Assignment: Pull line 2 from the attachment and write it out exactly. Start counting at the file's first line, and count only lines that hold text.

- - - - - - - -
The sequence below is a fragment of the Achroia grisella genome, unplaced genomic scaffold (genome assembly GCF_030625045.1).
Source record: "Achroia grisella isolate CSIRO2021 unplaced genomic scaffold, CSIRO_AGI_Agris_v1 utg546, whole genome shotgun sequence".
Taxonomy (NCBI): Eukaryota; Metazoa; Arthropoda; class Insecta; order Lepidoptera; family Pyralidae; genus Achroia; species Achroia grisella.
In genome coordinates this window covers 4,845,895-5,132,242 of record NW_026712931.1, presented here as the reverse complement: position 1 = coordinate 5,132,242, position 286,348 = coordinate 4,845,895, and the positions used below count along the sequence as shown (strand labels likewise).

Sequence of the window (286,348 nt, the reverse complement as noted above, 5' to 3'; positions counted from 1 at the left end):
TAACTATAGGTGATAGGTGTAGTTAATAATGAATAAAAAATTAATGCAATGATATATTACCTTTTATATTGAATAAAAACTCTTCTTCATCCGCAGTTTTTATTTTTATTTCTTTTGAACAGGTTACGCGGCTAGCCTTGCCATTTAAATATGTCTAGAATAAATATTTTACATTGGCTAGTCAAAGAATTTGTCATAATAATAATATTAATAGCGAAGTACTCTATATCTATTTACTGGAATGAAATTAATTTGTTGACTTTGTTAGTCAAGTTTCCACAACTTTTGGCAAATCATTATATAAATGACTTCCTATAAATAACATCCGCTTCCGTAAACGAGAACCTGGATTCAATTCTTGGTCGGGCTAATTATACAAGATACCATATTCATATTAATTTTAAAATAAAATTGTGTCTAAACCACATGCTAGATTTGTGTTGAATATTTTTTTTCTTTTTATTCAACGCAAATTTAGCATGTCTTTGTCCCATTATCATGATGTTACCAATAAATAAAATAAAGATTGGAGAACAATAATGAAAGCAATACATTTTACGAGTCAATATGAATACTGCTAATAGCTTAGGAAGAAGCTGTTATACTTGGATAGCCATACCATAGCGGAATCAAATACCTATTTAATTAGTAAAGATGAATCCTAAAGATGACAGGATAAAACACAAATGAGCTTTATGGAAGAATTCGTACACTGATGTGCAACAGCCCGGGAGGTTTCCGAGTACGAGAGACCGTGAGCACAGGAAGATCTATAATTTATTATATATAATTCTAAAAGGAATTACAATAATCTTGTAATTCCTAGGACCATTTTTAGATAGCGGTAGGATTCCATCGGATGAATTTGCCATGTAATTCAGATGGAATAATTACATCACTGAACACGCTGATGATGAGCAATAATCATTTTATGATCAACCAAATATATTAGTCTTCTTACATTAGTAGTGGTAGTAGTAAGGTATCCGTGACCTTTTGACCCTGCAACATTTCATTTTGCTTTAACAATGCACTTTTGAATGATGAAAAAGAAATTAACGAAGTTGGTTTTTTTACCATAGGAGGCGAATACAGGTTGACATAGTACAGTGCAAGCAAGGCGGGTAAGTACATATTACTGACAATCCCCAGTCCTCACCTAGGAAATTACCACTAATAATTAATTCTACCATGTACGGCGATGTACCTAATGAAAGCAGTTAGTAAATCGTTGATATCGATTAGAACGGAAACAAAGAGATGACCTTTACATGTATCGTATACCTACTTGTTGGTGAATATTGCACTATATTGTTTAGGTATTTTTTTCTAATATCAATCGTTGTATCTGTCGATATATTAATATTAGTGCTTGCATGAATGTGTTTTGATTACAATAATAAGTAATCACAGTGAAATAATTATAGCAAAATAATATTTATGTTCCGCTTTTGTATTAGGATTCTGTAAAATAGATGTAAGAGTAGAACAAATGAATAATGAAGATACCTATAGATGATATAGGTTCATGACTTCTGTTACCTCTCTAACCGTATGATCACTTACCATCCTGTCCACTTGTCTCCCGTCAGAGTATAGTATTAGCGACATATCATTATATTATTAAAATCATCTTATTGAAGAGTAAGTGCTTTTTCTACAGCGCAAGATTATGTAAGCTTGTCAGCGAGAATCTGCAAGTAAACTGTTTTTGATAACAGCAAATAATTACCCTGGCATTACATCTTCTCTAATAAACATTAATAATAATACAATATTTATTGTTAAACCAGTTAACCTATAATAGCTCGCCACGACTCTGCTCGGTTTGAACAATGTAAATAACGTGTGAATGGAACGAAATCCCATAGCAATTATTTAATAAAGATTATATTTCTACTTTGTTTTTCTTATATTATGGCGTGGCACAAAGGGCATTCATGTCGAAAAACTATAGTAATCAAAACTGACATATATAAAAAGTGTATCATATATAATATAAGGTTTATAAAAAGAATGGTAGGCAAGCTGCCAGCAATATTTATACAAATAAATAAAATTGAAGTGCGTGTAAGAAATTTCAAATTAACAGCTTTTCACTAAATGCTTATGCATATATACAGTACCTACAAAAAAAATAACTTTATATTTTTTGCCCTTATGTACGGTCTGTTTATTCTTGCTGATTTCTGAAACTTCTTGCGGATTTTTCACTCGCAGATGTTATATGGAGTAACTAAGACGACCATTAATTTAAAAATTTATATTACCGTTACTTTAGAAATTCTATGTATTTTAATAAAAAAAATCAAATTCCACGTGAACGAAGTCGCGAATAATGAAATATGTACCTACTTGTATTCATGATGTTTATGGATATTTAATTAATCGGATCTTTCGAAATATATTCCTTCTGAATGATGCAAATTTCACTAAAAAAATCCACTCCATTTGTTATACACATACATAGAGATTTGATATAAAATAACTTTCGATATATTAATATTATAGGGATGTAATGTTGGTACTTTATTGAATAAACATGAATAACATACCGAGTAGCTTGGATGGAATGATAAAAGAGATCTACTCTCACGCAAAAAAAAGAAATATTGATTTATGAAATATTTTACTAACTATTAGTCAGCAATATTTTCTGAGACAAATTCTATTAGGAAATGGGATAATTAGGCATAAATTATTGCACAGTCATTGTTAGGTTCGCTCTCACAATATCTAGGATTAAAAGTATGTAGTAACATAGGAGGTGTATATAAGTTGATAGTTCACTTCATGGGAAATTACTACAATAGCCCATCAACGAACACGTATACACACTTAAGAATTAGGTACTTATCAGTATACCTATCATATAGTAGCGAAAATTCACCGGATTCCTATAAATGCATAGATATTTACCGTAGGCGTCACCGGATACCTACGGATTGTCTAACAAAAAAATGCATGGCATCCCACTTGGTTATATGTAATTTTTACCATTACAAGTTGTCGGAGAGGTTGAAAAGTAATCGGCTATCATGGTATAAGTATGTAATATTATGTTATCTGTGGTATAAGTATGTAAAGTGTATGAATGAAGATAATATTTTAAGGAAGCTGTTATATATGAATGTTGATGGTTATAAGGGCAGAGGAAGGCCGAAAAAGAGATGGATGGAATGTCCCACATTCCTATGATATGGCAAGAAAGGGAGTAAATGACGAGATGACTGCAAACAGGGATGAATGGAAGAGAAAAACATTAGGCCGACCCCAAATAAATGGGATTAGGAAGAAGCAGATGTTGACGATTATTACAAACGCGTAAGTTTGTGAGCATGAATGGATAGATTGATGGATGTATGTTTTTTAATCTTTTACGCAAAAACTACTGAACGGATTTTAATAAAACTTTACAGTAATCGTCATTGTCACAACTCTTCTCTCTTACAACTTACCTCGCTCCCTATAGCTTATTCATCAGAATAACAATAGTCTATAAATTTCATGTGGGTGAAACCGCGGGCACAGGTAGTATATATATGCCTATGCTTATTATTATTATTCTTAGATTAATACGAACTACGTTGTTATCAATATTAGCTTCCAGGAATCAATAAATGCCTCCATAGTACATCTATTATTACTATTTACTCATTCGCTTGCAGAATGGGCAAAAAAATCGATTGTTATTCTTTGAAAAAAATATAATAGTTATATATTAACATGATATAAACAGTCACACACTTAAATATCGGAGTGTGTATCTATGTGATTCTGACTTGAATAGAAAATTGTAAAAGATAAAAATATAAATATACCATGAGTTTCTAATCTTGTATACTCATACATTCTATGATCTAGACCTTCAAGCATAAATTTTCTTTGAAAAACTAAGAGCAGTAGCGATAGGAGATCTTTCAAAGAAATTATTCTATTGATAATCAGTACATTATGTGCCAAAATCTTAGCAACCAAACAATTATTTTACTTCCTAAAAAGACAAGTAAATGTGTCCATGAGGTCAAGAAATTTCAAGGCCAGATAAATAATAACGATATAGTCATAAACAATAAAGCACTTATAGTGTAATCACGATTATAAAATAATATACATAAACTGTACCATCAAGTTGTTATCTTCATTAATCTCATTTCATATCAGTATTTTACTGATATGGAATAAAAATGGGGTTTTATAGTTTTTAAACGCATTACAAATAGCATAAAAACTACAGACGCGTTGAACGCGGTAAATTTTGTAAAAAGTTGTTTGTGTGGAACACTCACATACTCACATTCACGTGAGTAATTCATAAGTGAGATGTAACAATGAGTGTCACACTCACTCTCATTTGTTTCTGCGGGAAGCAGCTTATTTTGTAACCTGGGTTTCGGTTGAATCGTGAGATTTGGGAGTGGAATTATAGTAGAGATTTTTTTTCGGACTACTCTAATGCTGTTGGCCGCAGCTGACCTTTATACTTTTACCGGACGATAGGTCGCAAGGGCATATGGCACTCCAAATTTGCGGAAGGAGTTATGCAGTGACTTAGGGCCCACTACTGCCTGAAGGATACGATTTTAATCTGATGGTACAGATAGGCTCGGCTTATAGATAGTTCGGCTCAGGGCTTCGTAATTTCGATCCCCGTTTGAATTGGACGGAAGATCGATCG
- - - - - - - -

Source record: "Achroia grisella isolate CSIRO2021 unplaced genomic scaffold, CSIRO_AGI_Agris_v1 utg546, whole genome shotgun sequence".